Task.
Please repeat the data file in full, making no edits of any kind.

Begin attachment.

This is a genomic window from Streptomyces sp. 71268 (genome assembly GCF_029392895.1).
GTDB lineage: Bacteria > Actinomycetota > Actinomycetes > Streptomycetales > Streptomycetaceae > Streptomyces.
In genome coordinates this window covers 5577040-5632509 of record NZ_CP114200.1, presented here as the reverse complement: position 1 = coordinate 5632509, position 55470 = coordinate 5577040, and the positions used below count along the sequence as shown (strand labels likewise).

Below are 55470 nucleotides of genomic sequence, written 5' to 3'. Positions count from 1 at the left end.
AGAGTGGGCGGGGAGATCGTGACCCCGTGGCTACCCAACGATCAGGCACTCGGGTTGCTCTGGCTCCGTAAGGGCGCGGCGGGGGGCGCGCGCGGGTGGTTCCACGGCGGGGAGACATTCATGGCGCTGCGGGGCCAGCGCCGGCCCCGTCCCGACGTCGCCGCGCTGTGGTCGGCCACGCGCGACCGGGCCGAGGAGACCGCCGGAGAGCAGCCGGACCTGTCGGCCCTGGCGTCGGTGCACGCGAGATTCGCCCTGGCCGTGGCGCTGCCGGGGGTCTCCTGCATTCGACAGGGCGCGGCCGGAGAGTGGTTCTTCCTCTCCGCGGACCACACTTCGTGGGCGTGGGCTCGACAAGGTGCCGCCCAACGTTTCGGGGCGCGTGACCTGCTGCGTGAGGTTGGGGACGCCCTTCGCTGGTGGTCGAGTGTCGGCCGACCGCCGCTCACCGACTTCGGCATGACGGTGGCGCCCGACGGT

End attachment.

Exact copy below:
This is a genomic window from Streptomyces sp. 71268 (genome assembly GCF_029392895.1).
GTDB lineage: Bacteria > Actinomycetota > Actinomycetes > Streptomycetales > Streptomycetaceae > Streptomyces.
In genome coordinates this window covers 5577040-5632509 of record NZ_CP114200.1, presented here as the reverse complement: position 1 = coordinate 5632509, position 55470 = coordinate 5577040, and the positions used below count along the sequence as shown (strand labels likewise).

Below are 55470 nucleotides of genomic sequence, written 5' to 3'. Positions count from 1 at the left end.
AGAGTGGGCGGGGAGATCGTGACCCCGTGGCTACCCAACGATCAGGCACTCGGGTTGCTCTGGCTCCGTAAGGGCGCGGCGGGGGGCGCGCGCGGGTGGTTCCACGGCGGGGAGACATTCATGGCGCTGCGGGGCCAGCGCCGGCCCCGTCCCGACGTCGCCGCGCTGTGGTCGGCCACGCGCGACCGGGCCGAGGAGACCGCCGGAGAGCAGCCGGACCTGTCGGCCCTGGCGTCGGTGCACGCGAGATTCGCCCTGGCCGTGGCGCTGCCGGGGGTCTCCTGCATTCGACAGGGCGCGGCCGGAGAGTGGTTCTTCCTCTCCGCGGACCACACTTCGTGGGCGTGGGCTCGACAAGGTGCCGCCCAACGTTTCGGGGCGCGTGACCTGCTGCGTGAGGTTGGGGACGCCCTTCGCTGGTGGTCGAGTGTCGGCCGACCGCCGCTCACCGACTTCGGCATGACGGTGGCGCCCGACGGT